1. vijaytej

    Thread Starter New Member

    Jan 11, 2015
    11
    0
    Hello everyone...... I would like to put another question in this forum. Why do we consider only 3db point for measuring the bandwidth of a signal.If you say that... Half of the output power must be considered for measuring bandwidth.... THEN WHY HALF OF THE OUTPUT POWER?????I mean why not 1/3 or 1/4 of power.can you please clear this doubt...
     
  2. MrChips

    Moderator

    Oct 2, 2009
    12,425
    3,359
    The attenuation curve does not fall off the cliff abruptly. So you have to choose a reference point somewhere.
    Half power is as good a reference point as any, similar to half-life and FWHM (full width at half max).
     
  3. #12

    Expert

    Nov 30, 2010
    16,257
    6,763
    We don't pick ONLY 3db. If you need a noise level or a power supply rejection ratio 60 db below the signal level, you pick -60db.
    If you are describing a standard bandwidth measurement, use the standard everybody else uses.

    -3db is on the straight part of the graph and is easy to convert using db/decade or db/octave.
     
  4. crutschow

    Expert

    Mar 14, 2008
    12,993
    3,227
    Another consideration is that, in audio, 3dB is near the minimum readily noticeable change in audible sound level.
     
  5. WBahn

    Moderator

    Mar 31, 2012
    17,716
    4,788
    Yet another reason is that it is nice from a mathematical sense from several viewpoints. For a first order circuit: It occurs when the real and imaginary parts are equal in magnitude in the pole. It's also where the phase angle is half way between where it started and where it will end up. Also, if you define the cutoff frequency to be the reciprocal of the time constant, that is the half power point. Also, if you draw the Bode plot and just point at what looks like a good point to call the cutoff frequency, that is what you are going to pick (or pretty close). Also, if you draw the asymptotes (in a log-log plot) and look at where they intersect, that will be at the half-power frequency. Lots of different things that just scream out, "Use Me!!!"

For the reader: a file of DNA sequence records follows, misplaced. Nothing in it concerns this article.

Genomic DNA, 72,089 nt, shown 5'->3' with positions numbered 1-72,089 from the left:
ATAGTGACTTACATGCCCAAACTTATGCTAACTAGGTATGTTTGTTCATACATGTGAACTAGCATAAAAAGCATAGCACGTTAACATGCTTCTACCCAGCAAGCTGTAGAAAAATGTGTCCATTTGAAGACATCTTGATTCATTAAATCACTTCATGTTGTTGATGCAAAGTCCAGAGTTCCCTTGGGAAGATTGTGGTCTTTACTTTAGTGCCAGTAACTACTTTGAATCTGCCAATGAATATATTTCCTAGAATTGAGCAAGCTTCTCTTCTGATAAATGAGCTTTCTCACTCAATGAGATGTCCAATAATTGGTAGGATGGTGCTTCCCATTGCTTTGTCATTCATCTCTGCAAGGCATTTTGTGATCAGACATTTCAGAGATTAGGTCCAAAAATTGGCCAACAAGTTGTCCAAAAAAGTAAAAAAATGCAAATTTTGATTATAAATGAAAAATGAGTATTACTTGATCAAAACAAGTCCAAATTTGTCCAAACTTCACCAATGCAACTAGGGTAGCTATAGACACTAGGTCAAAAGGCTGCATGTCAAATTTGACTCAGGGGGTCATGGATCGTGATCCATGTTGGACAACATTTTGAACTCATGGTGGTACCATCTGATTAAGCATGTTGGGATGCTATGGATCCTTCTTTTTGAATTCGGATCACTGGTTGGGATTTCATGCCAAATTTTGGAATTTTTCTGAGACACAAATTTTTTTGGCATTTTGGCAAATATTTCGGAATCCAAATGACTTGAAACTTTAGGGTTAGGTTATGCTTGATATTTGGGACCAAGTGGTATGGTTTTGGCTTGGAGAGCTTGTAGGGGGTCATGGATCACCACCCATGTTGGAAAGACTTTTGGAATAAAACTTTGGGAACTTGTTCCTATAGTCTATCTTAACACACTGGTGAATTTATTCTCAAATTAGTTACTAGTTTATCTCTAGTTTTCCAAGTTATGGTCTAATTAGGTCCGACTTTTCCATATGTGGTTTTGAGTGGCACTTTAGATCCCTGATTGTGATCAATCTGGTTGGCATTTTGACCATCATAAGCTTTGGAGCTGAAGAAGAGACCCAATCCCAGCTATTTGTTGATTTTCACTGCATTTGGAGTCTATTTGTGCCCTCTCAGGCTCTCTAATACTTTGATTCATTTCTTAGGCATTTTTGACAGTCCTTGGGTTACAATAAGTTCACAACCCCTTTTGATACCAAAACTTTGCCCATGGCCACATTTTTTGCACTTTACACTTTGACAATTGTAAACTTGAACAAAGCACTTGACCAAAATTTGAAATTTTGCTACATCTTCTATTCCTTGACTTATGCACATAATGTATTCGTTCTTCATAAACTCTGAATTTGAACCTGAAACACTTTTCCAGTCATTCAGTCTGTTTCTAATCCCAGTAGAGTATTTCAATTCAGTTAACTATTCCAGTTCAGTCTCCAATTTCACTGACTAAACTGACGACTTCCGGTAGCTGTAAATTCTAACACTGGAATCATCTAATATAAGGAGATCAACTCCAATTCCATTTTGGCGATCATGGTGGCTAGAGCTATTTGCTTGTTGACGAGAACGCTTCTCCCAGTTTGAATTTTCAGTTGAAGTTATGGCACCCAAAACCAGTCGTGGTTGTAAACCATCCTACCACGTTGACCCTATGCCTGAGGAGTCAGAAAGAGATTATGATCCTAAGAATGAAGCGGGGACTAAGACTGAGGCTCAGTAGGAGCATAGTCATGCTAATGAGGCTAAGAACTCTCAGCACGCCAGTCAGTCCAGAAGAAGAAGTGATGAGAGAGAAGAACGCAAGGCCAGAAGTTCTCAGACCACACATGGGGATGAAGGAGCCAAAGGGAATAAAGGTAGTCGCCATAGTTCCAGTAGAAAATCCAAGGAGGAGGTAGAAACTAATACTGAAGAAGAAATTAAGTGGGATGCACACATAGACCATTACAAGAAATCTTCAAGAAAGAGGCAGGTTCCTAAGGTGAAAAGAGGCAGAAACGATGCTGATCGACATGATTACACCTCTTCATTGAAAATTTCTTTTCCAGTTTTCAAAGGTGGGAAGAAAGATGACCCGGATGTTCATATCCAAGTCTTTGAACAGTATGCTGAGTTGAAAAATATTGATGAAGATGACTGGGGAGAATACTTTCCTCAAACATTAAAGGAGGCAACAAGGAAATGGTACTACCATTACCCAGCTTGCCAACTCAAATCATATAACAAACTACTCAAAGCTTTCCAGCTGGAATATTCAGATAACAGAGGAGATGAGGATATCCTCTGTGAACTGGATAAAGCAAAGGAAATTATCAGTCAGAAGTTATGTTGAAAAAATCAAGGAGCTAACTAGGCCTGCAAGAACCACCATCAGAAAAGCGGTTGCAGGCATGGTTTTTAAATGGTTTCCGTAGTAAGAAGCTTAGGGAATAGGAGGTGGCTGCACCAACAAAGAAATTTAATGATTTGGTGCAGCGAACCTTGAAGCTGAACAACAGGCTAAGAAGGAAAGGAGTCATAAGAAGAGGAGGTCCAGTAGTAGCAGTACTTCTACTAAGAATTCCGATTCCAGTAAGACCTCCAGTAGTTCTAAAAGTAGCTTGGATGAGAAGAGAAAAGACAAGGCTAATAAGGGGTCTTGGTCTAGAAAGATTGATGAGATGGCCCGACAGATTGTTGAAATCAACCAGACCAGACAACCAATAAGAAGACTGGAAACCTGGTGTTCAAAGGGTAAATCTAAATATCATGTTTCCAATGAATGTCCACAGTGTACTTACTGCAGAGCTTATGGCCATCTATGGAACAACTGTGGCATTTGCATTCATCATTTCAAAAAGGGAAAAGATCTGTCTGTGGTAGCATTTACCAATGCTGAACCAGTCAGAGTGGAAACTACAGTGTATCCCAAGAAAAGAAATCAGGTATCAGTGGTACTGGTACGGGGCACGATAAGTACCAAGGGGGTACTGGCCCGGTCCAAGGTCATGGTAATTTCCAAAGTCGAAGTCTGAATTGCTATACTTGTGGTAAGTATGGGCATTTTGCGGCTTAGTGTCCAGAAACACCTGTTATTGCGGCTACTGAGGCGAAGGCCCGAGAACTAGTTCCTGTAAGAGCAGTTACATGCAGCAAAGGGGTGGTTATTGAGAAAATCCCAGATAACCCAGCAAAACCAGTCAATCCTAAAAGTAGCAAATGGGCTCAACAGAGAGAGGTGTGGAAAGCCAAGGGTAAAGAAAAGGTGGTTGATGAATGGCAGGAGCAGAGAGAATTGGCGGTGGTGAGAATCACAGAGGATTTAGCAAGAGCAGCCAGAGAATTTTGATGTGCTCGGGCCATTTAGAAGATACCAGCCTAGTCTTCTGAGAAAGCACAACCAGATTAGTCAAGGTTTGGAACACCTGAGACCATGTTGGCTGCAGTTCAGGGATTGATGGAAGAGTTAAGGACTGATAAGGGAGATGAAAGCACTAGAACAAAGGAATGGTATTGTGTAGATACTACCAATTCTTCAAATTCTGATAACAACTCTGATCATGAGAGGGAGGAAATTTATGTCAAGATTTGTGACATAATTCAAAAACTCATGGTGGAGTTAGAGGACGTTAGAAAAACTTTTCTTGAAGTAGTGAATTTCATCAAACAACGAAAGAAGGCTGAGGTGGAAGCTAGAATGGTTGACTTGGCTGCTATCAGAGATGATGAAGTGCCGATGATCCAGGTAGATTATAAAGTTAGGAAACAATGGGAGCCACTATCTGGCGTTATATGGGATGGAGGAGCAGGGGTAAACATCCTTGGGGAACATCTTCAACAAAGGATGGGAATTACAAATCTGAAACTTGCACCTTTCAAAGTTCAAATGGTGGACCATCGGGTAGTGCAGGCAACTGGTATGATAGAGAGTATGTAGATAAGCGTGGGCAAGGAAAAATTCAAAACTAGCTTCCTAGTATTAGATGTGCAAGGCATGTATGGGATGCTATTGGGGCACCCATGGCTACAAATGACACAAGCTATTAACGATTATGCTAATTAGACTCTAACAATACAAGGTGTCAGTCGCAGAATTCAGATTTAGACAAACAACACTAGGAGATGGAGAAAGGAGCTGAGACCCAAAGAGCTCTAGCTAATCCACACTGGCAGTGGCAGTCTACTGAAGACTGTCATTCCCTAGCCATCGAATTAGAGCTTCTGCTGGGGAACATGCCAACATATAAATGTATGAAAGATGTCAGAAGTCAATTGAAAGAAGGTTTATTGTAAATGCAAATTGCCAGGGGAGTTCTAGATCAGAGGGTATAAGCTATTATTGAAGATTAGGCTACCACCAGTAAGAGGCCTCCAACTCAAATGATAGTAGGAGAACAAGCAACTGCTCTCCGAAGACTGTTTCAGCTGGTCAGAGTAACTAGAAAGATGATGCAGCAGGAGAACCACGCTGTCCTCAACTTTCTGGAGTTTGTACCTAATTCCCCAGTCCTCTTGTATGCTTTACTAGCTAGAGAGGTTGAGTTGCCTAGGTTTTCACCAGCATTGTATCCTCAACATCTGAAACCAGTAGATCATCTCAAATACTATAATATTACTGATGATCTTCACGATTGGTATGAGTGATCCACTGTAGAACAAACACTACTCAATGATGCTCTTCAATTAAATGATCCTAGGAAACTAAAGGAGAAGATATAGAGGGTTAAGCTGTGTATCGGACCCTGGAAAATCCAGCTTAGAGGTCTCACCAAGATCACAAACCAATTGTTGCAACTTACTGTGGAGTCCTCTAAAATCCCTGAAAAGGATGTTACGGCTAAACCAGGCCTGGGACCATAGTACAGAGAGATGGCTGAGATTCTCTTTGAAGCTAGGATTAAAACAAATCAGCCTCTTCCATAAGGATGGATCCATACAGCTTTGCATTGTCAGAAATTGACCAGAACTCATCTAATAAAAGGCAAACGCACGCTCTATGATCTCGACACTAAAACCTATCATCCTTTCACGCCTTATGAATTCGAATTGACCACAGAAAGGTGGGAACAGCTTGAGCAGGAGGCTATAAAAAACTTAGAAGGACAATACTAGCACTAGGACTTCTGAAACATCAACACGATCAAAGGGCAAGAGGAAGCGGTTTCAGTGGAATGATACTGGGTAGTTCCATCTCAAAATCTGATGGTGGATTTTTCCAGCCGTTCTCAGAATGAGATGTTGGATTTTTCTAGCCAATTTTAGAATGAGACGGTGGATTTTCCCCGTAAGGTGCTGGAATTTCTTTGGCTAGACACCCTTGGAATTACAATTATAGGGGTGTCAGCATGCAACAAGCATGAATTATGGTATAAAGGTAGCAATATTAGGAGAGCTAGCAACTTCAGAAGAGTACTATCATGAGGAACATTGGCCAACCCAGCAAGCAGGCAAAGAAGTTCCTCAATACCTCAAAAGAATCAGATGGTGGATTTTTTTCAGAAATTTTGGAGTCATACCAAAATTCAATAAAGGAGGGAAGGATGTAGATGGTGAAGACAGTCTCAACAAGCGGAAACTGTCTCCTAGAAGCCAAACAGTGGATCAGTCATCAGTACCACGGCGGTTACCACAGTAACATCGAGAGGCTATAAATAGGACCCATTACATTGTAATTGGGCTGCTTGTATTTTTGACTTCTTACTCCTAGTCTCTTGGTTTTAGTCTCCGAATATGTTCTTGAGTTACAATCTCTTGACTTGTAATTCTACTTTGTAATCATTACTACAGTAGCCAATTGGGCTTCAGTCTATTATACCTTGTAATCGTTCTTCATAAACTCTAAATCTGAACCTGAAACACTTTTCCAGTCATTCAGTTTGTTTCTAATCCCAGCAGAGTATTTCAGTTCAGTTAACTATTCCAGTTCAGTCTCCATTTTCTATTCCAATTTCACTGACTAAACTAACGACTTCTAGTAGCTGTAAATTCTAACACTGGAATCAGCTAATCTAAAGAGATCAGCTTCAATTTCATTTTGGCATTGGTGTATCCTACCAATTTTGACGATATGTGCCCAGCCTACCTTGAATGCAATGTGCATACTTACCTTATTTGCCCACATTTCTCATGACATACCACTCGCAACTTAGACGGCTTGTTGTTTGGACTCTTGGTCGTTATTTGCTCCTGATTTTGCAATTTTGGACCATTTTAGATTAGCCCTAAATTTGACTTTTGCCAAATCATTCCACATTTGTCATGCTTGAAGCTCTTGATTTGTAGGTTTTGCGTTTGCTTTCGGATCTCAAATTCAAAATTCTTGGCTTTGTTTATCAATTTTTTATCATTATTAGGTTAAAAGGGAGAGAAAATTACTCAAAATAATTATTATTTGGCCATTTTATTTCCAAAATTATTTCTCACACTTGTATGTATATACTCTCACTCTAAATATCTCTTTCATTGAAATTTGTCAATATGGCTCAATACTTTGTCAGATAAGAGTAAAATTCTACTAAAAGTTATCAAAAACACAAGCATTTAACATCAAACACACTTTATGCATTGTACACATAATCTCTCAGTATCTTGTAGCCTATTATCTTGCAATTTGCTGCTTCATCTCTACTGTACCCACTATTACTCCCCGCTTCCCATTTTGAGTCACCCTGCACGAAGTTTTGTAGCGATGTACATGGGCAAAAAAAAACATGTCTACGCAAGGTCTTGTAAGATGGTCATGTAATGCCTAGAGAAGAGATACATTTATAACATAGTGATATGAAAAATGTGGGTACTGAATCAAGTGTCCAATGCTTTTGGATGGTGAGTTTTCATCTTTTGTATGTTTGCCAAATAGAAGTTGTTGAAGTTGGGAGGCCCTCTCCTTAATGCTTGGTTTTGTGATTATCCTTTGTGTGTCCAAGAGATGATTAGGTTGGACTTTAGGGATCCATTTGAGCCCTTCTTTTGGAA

As MrChips noted, we need SOME agreed upon reference and so we might as well pick one that is convenient and easy to work with. If a particular application needs something different, then translating between the normal reference and one that is more applicable is usually pretty simple to do.
     
  6. vijaytej

    Thread Starter New Member

    Jan 11, 2015
    11
    0
    Thank you ;that is what I am asking ,why only half of power.
     
  7. #12

    Expert

    Nov 30, 2010
    16,257
    6,763
    You were just given at least 7 reasons. Please read them.
     
  8. WBahn

    Moderator

    Mar 31, 2012
    17,716
    4,788
    What is it that you are hoping to hear? That there is some exact and precise reason why that is the one and only possible value that can be used? Well, it's not. Numerous reasons have been offered as to why half power was a reasonable choice, but at the end of the day it was an arbitrary choice that has become widely, almost universally, accepted as the standard way to describe the frequency response of circuits (and other things).
     
  9. crutschow

    Expert

    Mar 14, 2008
    12,993
    3,227
    If you don't like the above stated reason then you will just need to accept it as was sung in Fiddler on the Roof, it's "Tradition". :rolleyes:
     
  10. MrChips

    Moderator

    Oct 2, 2009
    12,425
    3,359
    As WBahn pointed out, the phase shift at -3dB for a simple RC filter is 45°, halfway between 0 and 90°.

    That sounds like another perfect reason to choose the -3dB point.
     
Loading...